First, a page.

F1 needs fix for third car rebuild rule breaches – Horner

Last weekend in Qatar marked the second round in a row where the FIA required a driver to start from the pitlane after mechanics surpassed how far a car could be built without inspection.

Sergio Perez was eliminated in the Losail sprint race as part of a three-car pile-up involving Esteban Ocon and Nico Hulkenberg, all of whom escaped without blame from the stewards.

But the crashed RB19 was deemed to be beyond repair, so Red Bull was forced to make up a replacement chassis, but the build exceeded the regulated survival cell stage (cockpit and fuel tank) without being supervised by the governing body.

In addition, the work continued beyond the two-hour limit after the sprint race, by which time the FIA requires all cars to be covered and ready for seals to be applied.

For this, Perez – as per Williams driver Logan Sargeant in Japan – was required to start from the pitlane. But Horner reckons F1 needs to devise “a more sensible” solution.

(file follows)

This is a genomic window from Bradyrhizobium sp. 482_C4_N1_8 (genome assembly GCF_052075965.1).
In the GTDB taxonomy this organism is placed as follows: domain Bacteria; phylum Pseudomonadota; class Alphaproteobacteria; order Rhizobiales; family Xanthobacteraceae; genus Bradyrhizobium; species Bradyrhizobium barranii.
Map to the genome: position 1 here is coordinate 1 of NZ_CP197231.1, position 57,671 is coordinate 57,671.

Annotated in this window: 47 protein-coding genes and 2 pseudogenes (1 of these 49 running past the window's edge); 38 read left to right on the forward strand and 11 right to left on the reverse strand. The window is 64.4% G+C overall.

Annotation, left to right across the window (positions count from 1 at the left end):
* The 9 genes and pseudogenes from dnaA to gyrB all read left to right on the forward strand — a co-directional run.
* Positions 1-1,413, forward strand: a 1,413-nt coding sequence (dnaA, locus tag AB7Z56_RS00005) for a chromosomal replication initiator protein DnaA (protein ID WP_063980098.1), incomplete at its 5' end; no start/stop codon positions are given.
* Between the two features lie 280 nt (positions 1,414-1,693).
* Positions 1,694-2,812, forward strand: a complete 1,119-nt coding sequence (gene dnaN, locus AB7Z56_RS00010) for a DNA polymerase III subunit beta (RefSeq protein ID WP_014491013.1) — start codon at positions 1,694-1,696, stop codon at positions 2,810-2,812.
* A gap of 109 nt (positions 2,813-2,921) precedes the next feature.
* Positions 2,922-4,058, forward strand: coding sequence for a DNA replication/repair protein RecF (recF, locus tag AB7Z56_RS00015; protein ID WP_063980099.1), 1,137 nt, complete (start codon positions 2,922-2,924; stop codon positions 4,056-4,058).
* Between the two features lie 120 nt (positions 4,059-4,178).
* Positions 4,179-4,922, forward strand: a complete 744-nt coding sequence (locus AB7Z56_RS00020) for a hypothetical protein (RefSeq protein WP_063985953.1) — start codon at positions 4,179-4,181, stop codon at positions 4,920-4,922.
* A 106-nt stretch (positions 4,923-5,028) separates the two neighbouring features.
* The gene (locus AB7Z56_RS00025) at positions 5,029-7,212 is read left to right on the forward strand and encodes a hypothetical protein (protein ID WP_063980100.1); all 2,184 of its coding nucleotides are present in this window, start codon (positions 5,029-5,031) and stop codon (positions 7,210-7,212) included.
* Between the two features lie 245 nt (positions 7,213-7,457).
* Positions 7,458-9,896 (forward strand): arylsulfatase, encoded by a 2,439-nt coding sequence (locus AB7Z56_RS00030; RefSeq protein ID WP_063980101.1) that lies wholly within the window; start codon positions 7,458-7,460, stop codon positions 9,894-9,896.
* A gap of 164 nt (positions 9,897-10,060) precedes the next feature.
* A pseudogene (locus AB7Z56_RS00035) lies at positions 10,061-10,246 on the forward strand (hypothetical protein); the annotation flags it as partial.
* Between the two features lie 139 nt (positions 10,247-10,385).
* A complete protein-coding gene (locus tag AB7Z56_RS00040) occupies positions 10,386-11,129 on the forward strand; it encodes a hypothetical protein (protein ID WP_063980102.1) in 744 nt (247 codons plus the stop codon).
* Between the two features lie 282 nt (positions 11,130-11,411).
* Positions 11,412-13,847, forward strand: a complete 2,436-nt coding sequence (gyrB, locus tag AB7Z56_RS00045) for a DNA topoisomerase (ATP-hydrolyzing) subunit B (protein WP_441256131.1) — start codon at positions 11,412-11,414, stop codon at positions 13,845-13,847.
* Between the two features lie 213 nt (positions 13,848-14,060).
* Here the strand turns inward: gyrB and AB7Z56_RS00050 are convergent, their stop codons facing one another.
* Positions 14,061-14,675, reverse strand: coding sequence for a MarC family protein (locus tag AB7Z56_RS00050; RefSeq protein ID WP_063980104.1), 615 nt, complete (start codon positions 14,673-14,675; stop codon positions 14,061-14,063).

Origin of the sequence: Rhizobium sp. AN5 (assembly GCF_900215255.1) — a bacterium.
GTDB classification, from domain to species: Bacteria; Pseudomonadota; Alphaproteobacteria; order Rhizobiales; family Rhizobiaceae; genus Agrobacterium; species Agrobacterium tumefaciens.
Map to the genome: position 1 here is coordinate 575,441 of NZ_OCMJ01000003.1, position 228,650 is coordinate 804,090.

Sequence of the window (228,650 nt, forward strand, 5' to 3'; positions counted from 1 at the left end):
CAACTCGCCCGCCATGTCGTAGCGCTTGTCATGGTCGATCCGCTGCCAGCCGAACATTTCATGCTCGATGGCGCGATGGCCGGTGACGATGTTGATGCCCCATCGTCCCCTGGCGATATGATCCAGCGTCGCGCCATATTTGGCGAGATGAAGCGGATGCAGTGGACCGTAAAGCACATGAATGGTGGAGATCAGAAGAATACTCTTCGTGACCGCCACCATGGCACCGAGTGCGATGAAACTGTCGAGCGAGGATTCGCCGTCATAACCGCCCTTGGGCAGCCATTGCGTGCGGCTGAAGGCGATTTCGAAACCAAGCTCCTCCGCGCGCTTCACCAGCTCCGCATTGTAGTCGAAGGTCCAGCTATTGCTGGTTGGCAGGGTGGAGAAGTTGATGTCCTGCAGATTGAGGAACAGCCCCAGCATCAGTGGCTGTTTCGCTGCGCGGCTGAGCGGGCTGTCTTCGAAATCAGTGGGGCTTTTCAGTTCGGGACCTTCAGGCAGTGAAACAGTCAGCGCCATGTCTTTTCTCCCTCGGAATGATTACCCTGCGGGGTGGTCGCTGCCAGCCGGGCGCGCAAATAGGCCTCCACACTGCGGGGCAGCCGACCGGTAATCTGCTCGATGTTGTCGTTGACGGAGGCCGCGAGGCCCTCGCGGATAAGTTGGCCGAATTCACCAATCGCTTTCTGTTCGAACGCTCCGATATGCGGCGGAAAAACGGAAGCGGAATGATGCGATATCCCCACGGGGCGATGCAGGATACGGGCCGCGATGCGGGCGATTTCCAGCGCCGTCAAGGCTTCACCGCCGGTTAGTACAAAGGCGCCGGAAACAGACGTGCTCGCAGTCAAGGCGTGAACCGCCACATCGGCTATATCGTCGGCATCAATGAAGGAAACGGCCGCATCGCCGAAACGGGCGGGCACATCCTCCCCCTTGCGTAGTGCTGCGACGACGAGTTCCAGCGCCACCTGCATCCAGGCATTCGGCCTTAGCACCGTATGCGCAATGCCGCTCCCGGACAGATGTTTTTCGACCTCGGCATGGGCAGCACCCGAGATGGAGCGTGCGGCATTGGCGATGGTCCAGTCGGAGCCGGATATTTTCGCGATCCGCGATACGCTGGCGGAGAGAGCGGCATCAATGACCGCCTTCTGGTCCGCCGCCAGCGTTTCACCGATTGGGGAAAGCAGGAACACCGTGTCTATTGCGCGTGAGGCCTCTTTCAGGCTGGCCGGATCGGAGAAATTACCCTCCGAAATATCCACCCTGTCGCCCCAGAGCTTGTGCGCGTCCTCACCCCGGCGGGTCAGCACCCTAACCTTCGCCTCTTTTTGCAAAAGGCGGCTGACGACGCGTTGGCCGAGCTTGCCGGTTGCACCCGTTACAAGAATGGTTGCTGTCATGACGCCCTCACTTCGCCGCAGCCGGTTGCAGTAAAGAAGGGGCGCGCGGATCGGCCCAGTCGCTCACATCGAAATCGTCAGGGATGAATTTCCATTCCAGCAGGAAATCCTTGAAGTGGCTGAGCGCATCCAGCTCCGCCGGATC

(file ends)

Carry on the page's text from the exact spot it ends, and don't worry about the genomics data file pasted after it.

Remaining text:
He said: “I think it’s something that team managers need to look at, something a bit more sensible, because now for two weeks with Williams and ourselves, it has been far from ideal.”

Horner added that there was “no chance” Red Bull could have built up this third team car yet still have complied with the sporting regulations.

Christian Horner, Team Principal, Red Bull Racing, in the team principals Press Conference

Christian Horner, Team Principal, Red Bull Racing, in the team principals Press Conference

Photo by: FIA Pool

He continued: “No chance. With the damage to the crash structure and so on, that would have been impossible… They did a phenomenal job to turn it all around.”

Such was the extent of the rebuild job that the crew dedicated to team-mate Max Verstappen’s car stayed late on a day where their driver was crowned a three-time world champion to help with the Perez repairs.

Unlike Perez, Sargeant was also tagged with a 10-second penalty prior to the Japanese GP.

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Williams changed the specification of the parts fitted to his car compared to what was installed in Q1 at the time of his shunt.

This meant he already qualified for a pitlane start, so the stewards moved to separately punish the team for breaches of the survival cell and two-hour rules.

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